Some of these sentences could be judged for truthness based solely on their grammatical content. For example “You're fired!” might be considered false if the boss changed their opinion immediately and the employee wasn't in fact fired. But that would be missing the point – these sentences are not intended as factual statements.

By now, I hope to have demonstrated that truthness of sentences (and the quality of having a truth value) cannot be decided by analysing the grammatical structure alone. Context and intent are crutial.


Now let's return to propositions. The way Wikipedia [src] paraphrases the Stanford Encyclopedia of Philosophy: [src]

A proposition is the meaning of a declarative sentence, where "meaning" is understood to be a non-linguistic entity which is shared by all sentences with the same meaning.

This clearly isn't the only possible definition, if you want a more in-depth analysis, I suggest reading the entry in the Stanford Encyclopedia. For my answer, this definition will suffice.

Clearly, a simple analysis of the gramatics of the sentence isn't enough even here – a clear “meaning” is needed. This is obvious even with seemingly innocent sentences like “A mouse is on the table.” It clearly can be true, or false. But are you talking about the rodent, or a computer mouse? The sentence can encode two different propositions and can only be evaluated if we know the intent of the speaker. In a sense, the sentence itself isn't true or false, its meaning is.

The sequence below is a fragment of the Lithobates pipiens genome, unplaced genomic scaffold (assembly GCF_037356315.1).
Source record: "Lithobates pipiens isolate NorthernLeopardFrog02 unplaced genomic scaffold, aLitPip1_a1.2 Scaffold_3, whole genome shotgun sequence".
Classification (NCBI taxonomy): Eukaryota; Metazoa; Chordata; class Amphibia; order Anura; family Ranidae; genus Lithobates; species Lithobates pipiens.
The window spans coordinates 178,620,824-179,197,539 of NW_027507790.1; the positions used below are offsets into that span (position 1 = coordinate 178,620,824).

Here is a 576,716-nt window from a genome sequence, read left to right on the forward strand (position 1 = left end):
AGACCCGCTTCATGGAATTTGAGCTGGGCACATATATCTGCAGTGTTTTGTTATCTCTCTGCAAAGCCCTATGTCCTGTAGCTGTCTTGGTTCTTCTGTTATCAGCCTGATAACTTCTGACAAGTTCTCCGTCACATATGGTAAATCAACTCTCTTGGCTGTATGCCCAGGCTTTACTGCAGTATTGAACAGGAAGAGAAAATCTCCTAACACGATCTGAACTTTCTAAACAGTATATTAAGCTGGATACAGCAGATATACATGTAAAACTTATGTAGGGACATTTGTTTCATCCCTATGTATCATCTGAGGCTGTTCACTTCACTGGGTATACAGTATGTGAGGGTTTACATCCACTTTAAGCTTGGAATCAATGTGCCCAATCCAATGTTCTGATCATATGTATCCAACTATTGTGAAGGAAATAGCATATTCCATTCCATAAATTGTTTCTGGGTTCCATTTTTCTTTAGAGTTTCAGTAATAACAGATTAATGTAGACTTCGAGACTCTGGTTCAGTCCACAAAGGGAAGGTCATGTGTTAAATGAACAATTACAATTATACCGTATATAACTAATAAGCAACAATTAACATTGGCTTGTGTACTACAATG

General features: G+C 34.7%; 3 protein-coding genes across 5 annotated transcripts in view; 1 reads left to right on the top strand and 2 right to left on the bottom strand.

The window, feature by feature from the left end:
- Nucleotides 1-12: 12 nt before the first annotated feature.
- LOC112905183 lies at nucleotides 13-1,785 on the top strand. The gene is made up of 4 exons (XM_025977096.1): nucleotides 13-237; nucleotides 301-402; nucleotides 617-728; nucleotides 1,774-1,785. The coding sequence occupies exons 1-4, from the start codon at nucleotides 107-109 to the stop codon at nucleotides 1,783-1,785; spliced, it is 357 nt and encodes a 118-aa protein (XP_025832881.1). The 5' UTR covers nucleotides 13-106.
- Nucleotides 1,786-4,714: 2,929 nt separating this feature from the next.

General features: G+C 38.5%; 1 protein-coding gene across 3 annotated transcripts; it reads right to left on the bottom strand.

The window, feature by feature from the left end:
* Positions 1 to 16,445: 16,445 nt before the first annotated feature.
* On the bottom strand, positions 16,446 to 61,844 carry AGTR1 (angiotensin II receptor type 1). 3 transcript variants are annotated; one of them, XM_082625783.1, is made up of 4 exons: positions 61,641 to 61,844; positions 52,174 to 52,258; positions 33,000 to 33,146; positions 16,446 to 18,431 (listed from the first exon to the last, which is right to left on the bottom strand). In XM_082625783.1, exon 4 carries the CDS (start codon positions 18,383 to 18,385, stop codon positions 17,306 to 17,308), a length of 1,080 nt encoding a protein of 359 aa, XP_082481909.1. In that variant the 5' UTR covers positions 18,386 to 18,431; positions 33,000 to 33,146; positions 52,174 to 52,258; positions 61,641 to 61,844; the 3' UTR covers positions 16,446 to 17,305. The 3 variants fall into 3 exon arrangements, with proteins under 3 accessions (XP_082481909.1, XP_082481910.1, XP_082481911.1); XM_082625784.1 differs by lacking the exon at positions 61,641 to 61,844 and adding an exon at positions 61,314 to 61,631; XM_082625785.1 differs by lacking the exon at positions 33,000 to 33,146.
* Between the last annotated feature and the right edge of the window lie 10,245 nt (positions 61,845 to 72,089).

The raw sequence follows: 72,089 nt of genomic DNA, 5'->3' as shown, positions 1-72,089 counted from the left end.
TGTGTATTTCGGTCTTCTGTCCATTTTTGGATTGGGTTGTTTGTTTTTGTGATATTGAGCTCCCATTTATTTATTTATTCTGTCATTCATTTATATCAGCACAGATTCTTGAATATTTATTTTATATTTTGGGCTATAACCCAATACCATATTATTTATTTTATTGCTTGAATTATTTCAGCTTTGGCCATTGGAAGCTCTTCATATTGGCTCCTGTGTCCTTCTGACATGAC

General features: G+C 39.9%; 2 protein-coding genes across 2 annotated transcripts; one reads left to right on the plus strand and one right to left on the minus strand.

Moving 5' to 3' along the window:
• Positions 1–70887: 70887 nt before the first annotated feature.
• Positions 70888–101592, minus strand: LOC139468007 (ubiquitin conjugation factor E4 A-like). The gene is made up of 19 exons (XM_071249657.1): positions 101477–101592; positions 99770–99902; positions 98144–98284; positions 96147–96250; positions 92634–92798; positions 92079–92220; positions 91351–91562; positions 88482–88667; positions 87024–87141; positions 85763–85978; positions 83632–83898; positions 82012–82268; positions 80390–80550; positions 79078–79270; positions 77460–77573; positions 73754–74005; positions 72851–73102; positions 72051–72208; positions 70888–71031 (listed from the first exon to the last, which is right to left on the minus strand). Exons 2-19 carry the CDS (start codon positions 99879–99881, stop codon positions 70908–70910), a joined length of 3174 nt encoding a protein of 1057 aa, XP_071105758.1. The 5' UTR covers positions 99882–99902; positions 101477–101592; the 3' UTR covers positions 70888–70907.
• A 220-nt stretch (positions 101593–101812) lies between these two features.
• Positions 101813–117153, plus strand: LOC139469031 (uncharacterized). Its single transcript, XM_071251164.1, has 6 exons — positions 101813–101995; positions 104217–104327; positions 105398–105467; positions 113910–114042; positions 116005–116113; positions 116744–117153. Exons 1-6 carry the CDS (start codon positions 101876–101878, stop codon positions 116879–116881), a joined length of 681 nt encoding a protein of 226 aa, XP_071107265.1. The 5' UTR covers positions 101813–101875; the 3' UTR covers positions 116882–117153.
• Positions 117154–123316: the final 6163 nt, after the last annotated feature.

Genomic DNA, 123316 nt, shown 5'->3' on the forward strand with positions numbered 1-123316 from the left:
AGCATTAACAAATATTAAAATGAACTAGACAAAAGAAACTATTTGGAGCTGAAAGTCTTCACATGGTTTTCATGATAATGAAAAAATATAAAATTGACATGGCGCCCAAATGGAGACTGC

The Answer

The teeth of crows are pearly white.

This looks like a constantive utterance without doubt. If we take the sentence literally and don't consider it a metaphor for anything, then it forms a perfectly valid proposition. These universal propositions are generally quite hard to prove, but if we assume that there is truly not a single crow with teeth, then the proposition is true. Really, it's negation would be “There exists at least one crow whose teeth are not pearly white.“ And we know there isn't such a crow. For a more in-depth discussion, see this question.

(Actually, crows are said to collect various small objects (whether or not that is true), so some crow might actualy have someone else's teeth. See, this is the problem of judging sentences without context.)

This university has legs.

This is exactly the type of sentence that is impossible to judge without context. Did the speaker mean something specific? Then the proposition is formed by that intent. Did they say it because it sounded like nonsense to them? Then it served some other illocutary act and it's a performative utterance, not a constative one.

I am immortal.

This seems like a non-controversial constantive utterance to me. If the speaker meant literally immortal, they will be eventually proven wrong. (Even if they might not live long enough to find out haha.) If they meant immortal in some figurative or metaphysical way, it depends on various thing and it might be a non-trivial statement. Either way, it would be a valid proposition, being either true, false, or independent of our “world-model”.

  • are you a philosopher/
    – user47711
    Sep 9, 2020 at 5:28

You must log in to answer this question.